As a private start-up, Fisker Inc. doesn't release much in the way of financial details. But the company scored a high-profile investor when Capture Venture Capital, a wholly owned subsidiary of Caterpillar, announced a strategic investment last October. The Illinois-based investor is backing Fisker's battery-car program as well as its push to commercialize so-called solid-state battery technology.
Fisker's new SUV will use conventional lithium-ion but could be switched later to the new batteries, a form of lithium-ion technology that replaces the gel-like chemistry inside each cell with a ceramic structure. Some experts believe solid-state batteries will become the norm by the end of the next decade, in part because they are expected to be lighter, more powerful, cheaper, faster to charge — and won't be flammable like today's lithium batteries.
The company has set up its own battery lab and Fisker is confident enough about the technology that he believes it will be available when the bigger and more expensive EMotion sedan is now scheduled for launch a year after the mainstream-priced SUV.
In light of Fisker Automotive's spectacular meltdown, the former designer's new venture has raised some skepticism. Stephanie Brinley, principal auto analyst with IHS Markit, is one of them.
"What's happening to the broader EV market is that traditional (automotive) players are coming on strong at the same time a lot of new players want to enter the space," she said. "That means it will get very crowded very quickly. The new entrants, Tesla in particular, have dominated so far, but that could shift."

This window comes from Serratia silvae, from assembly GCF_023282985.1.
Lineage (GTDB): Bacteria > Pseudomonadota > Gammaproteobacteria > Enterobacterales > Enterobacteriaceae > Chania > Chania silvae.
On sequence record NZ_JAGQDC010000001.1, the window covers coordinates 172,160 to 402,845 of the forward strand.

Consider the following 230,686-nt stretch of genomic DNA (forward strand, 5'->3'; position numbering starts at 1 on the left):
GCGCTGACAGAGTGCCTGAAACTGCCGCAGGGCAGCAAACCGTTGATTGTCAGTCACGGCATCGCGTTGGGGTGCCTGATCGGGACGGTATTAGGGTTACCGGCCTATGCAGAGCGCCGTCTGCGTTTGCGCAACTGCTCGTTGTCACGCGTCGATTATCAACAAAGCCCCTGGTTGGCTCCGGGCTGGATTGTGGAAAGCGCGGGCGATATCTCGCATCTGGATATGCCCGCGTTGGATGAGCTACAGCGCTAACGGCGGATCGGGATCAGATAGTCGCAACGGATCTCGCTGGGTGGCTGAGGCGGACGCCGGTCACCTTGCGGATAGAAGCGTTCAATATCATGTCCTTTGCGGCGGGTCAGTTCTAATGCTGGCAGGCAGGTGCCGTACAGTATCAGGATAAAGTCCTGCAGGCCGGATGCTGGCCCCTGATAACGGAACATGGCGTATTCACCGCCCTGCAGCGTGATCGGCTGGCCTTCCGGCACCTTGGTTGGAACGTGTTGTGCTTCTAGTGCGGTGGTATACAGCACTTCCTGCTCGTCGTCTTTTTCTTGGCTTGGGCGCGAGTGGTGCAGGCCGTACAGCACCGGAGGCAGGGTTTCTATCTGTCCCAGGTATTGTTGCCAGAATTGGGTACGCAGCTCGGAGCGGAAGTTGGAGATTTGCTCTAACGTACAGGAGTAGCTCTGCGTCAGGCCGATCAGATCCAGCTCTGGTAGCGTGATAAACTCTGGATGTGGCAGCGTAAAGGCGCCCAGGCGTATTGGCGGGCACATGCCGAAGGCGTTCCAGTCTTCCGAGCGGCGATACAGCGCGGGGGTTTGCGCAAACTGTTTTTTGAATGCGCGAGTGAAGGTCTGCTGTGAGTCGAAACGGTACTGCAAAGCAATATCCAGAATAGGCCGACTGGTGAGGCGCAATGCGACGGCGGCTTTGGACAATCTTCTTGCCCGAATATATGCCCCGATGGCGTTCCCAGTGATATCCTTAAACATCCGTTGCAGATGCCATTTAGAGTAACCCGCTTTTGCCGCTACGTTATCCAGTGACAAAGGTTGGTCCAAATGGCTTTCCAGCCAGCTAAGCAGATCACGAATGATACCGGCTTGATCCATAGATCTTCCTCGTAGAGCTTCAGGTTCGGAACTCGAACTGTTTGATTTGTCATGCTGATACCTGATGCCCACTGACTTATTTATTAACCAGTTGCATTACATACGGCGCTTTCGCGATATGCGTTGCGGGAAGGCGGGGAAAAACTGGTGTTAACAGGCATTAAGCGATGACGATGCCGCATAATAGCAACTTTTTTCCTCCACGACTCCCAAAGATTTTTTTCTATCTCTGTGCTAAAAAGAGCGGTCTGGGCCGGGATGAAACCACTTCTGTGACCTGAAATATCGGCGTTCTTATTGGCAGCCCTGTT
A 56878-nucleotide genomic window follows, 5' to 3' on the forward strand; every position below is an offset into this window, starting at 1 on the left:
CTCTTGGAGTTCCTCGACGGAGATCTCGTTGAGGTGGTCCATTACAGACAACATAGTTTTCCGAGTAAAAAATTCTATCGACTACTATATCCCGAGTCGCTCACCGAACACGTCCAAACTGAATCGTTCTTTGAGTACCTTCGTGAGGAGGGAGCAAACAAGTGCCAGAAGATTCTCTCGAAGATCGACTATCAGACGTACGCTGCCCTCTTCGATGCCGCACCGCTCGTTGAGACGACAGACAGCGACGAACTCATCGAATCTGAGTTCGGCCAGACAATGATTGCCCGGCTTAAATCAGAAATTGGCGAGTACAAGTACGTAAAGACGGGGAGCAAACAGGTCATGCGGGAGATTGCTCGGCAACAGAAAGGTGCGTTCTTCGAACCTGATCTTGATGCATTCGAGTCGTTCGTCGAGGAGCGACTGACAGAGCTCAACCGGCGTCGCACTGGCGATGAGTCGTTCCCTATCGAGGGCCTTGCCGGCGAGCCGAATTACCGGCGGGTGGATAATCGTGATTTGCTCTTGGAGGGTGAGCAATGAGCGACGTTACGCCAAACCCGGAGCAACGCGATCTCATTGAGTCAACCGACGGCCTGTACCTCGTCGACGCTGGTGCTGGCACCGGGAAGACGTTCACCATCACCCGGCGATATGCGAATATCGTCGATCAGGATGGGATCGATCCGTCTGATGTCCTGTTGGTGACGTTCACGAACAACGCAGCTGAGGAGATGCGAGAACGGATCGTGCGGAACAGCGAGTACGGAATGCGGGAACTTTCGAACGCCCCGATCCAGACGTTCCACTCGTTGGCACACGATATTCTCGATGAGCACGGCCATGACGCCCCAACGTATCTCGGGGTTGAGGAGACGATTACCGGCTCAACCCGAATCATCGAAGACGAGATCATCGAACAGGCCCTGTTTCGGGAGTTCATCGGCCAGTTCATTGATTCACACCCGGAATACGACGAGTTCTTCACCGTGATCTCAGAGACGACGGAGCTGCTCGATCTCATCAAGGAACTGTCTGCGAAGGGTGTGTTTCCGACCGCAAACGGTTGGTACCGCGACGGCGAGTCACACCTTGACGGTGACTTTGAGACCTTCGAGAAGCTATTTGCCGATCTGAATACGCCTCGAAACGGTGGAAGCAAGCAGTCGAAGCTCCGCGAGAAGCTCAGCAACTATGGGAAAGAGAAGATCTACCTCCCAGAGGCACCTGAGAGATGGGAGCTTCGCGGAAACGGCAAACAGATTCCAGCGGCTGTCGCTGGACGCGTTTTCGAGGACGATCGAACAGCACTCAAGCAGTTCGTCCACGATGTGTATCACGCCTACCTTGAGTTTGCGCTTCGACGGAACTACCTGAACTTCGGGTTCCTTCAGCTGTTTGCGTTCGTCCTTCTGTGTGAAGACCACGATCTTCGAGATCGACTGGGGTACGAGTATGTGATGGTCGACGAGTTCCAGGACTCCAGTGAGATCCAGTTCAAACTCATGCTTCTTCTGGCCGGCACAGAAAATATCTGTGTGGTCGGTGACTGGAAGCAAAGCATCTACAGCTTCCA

Whether Fisker can remove the shadow of Tesla and establish its own identity is another concern Brinley raised.
Fisker may also be facing his own karmic retribution, here in the form of the battery-car company he founded and sold in 2015, now renamed Karma Automotive. The Chinese-owned company, which is based in California, recently relaunched production of the original sports sedan he designed: the Fisker Karma. A complete makeover, along with a new battery-electric vehicle and a concept vehicle, will make their debut at the Shanghai Motor Show next month.
The good news for Fisker's latest venture is that Karma remains focused on the higher end of the battery-car spectrum.
Wherever the new Fisker factory goes, it will have to offer the capacity to produce at least 200,000 vehicles annually, something the CEO calls "a strong target." Considering only one company, Tesla, comes close to selling that many battery-cars annually, it's also a risky one. But while there are plenty of potential obstacles that could short-circuit Henrik Fisker's latest venture, Brinley said she isn't about to write the new company off.